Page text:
A few studies have focused on one of our favorite topics: the "health halo" hovering around certain foods that leads people to underestimate how much they're eating.
A study on organic foods was conducted by University of Michigan researchers and published in the journal Judgment and Decision Making. The study found that participants who looked at the nutrition facts label (which includes the calorie count) for Oreos "made with organic flour and sugar" were more likely to rate the cookies as lower-than-average in calories than were people looking at the label of conventional Oreos. "Presumably, participants inferred that, if organic cookies contain 160 calories, then the calorie content of conventional cookies -- whatever the precise amount -- is likely to be higher," the authors write.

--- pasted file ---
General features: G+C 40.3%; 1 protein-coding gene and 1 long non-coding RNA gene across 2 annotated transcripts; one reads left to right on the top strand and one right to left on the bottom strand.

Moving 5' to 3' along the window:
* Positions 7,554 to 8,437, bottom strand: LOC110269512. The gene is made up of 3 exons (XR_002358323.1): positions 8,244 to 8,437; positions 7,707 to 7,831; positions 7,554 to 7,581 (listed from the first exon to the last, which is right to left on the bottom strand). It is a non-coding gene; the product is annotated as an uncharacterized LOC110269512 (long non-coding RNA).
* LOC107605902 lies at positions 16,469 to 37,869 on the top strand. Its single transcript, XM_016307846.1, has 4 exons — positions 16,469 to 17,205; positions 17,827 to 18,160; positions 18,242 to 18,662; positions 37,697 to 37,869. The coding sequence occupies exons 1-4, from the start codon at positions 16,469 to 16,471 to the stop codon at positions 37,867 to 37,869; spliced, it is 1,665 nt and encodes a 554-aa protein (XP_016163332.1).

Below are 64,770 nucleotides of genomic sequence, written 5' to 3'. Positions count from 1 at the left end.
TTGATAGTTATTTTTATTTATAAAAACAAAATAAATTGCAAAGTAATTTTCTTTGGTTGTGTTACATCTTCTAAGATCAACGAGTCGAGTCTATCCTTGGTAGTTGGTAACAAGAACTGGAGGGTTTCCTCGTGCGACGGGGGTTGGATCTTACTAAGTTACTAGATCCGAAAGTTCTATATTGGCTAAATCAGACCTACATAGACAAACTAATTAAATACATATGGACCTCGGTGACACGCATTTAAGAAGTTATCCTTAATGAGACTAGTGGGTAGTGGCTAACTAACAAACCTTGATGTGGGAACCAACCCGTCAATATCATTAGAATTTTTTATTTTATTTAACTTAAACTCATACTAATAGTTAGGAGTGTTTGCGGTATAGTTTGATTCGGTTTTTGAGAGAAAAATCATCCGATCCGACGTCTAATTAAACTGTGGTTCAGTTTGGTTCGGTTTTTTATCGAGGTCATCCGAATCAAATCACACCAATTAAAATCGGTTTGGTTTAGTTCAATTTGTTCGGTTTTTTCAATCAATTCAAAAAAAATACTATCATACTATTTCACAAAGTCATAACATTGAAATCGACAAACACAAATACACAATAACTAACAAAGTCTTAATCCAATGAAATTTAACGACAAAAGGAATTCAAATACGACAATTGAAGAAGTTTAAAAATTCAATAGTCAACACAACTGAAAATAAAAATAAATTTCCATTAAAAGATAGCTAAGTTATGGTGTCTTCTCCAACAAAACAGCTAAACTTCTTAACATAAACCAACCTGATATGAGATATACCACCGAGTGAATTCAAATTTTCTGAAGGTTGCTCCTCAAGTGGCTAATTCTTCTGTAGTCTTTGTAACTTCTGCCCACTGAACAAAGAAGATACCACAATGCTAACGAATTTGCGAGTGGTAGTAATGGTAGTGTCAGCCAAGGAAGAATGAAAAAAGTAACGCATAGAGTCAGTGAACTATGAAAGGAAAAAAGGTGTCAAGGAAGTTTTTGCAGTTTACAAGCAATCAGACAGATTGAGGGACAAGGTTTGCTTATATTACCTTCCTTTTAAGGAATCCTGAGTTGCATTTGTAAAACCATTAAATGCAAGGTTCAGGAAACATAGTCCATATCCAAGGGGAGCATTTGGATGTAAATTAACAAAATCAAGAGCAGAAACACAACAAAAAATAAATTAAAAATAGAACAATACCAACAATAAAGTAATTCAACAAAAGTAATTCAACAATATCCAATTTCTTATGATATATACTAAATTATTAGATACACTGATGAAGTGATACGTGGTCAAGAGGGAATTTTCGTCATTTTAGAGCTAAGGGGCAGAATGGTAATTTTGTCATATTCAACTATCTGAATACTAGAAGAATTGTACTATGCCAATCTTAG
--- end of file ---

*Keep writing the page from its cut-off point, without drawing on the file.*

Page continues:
And, the people looking at the organic cookie label were also more likely to say their cookies were appropriate to eat more often.
In a separate, but related experiment, participants were more likely to say it was okay for a hypothetical 20-year-old trying to lose weight to skip her evening run if her dinner ended with an organic dessert rather than a conventional, but otherwise identical one.
In a smaller study that also used organic Oreos, some labeled as such and others with no label at all, study participants who ate the cookies labeled as organic thought they contained 40% fewer calories than those who ate the (same) unlabeled cookies.
A few studies have focused on one of our favorite topics: the
"health halo" hovering around certain foods that leads people to
underestimate how much they're eating. A study on organic foods was
conducted by University of Michigan... More